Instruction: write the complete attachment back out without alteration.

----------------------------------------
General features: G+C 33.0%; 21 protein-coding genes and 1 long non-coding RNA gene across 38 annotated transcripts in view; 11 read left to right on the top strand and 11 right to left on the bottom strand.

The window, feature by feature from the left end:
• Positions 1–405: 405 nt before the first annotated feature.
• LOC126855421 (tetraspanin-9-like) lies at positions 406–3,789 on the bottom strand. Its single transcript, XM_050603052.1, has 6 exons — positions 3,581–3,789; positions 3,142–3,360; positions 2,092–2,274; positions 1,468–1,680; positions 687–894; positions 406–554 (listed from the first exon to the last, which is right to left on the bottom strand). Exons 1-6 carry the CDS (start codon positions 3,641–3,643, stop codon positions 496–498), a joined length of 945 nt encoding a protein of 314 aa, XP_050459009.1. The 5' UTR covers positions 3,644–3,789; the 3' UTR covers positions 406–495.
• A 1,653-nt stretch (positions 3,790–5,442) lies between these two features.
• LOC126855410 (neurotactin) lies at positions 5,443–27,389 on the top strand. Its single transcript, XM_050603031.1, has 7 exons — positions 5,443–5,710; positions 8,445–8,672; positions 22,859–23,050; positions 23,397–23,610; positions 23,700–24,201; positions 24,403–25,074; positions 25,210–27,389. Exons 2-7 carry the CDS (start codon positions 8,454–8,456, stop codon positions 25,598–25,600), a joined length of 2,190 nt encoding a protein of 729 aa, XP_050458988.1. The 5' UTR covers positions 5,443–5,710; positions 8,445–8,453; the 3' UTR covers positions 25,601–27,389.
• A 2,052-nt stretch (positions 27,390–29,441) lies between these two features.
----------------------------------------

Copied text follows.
General features: G+C 33.0%; 21 protein-coding genes and 1 long non-coding RNA gene across 38 annotated transcripts in view; 11 read left to right on the top strand and 11 right to left on the bottom strand.

The window, feature by feature from the left end:
• Positions 1–405: 405 nt before the first annotated feature.
• LOC126855421 (tetraspanin-9-like) lies at positions 406–3,789 on the bottom strand. Its single transcript, XM_050603052.1, has 6 exons — positions 3,581–3,789; positions 3,142–3,360; positions 2,092–2,274; positions 1,468–1,680; positions 687–894; positions 406–554 (listed from the first exon to the last, which is right to left on the bottom strand). Exons 1-6 carry the CDS (start codon positions 3,641–3,643, stop codon positions 496–498), a joined length of 945 nt encoding a protein of 314 aa, XP_050459009.1. The 5' UTR covers positions 3,644–3,789; the 3' UTR covers positions 406–495.
• A 1,653-nt stretch (positions 3,790–5,442) lies between these two features.
• LOC126855410 (neurotactin) lies at positions 5,443–27,389 on the top strand. Its single transcript, XM_050603031.1, has 7 exons — positions 5,443–5,710; positions 8,445–8,672; positions 22,859–23,050; positions 23,397–23,610; positions 23,700–24,201; positions 24,403–25,074; positions 25,210–27,389. Exons 2-7 carry the CDS (start codon positions 8,454–8,456, stop codon positions 25,598–25,600), a joined length of 2,190 nt encoding a protein of 729 aa, XP_050458988.1. The 5' UTR covers positions 5,443–5,710; positions 8,445–8,453; the 3' UTR covers positions 25,601–27,389.
• A 2,052-nt stretch (positions 27,390–29,441) lies between these two features.